Thursday, July 09, 2009

Lonberg v. City of Riverside (9th Cir. - June 26, 2009)

Sometimes, even as an advocate, it make sense to play the strong, silent type.

The classic example is when the tentative has come out in your favor. You stand up, let the other side say its piece, and when it's your turn, volunteer to speak if the judge wants, but otherwise shut up and win. That's a no-brainer.

But I've never heard of someone successfully playing that same role after they've lost. Until I read this one, anyway.

Rather than have me describe what transpired, let me just share Judge Silverman's dissent to Judge Callahan's opinion, which cogently (and concisely) explains what's going on:

"Because I believe the City of Riverside waived its argument that 28 C.F.R. § 35.150(d) is not privately enforceable, I dissent. The City did not raise this defense in its answer, in a motion to dismiss, in a motion for summary judgment, or even at trial. Instead, the City waited until after trial — after the district court issued a decision in Lonberg’s favor — to argue for the first time in a motion for new trial that § 35.150(d) is not privately enforceable. Even worse, after Lonberg argued in his opening brief to us that the City had waived this argument by not raising it before trial, the City offered not one word of rebuttal about the waiver argument. It seems to me the City has doubly waived its argument — it did not raise it prior to trial in the district court and it failed to reply to the waiver argument made before us in the court of appeals.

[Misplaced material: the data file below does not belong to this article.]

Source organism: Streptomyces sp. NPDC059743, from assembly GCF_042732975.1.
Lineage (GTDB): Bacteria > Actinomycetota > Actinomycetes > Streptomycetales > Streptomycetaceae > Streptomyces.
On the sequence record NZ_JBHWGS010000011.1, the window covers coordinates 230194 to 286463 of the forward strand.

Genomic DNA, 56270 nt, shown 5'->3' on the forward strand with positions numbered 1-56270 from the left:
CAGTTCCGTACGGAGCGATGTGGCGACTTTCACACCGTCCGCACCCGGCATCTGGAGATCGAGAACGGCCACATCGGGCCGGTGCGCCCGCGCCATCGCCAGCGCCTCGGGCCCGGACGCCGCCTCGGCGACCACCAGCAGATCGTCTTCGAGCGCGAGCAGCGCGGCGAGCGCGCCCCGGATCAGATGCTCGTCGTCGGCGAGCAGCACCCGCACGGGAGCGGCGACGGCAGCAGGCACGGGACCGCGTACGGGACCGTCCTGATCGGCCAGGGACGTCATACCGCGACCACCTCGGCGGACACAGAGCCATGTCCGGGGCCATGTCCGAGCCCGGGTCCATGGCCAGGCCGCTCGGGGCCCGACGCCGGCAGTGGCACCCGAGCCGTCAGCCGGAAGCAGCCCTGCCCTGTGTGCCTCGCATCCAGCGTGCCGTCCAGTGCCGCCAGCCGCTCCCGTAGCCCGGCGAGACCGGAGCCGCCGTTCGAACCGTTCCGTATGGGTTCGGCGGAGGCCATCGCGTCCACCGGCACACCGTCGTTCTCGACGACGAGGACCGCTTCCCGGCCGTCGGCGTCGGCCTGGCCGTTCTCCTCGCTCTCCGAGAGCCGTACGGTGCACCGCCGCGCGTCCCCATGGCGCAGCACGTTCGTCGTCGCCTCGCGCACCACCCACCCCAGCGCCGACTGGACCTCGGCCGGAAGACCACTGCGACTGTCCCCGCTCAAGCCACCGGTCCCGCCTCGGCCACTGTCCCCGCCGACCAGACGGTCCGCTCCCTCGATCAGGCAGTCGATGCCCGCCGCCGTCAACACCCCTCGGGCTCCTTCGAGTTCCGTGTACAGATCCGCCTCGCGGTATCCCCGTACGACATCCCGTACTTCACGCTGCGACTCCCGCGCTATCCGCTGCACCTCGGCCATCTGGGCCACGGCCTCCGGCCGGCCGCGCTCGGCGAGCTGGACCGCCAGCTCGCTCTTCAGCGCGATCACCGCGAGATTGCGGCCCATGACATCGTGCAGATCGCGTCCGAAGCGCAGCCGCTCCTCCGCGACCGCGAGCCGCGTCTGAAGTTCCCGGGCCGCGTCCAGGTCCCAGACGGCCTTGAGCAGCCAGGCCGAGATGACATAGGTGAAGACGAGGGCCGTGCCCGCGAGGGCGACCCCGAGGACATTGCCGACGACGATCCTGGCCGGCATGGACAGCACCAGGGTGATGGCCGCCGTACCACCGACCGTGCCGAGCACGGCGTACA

Under Federal Rule of Civil Procedure 12(h)(2), a Rule 12(b)(6) defense must be raised at or before trial. Here, the City raised its defense after the trial concluded and after the district court rendered a decision against it, even though 'the City’s [defense] may be characterized as a Rule 12(b)(6) defense,' as the majority itself acknowledges. Even if we have the discretion to reach this issue notwithstanding the City’s failure to perfect it below, I do not see why we should. The City’s belated assertion of this new defense is most unfair to Lonberg who prevailed at trial in the face of the defenses that were raised and litigated. Why should the City be allowed to wait until it loses and then get another chance to raise an entirely new non-jurisdictional defense that was perfectly available before? This makes a mockery of the rules of civil procedure requiring that claims and defenses be timely raised. There are good reasons for these rules, too — like fairness and avoidance of surprise.

What is the City’s answer to Lonberg’s assertion that the new argument has been waived? Nothing. Not a word. In its brief before us, the City offered no explanation whatsoever for its failure to raise its argument earlier, or even a justification for why the argument has not been waived. The City’s brief is totally silent in response to Lonberg’s claim of waiver. This failure alone counsels against the exercise of discretion to consider the City’s new-found position at this late date.

I would affirm."

Well-spoken, eh? Judge Silverman may be the strong type, but -- unlike the City of Riverside -- he definitely isn't silent.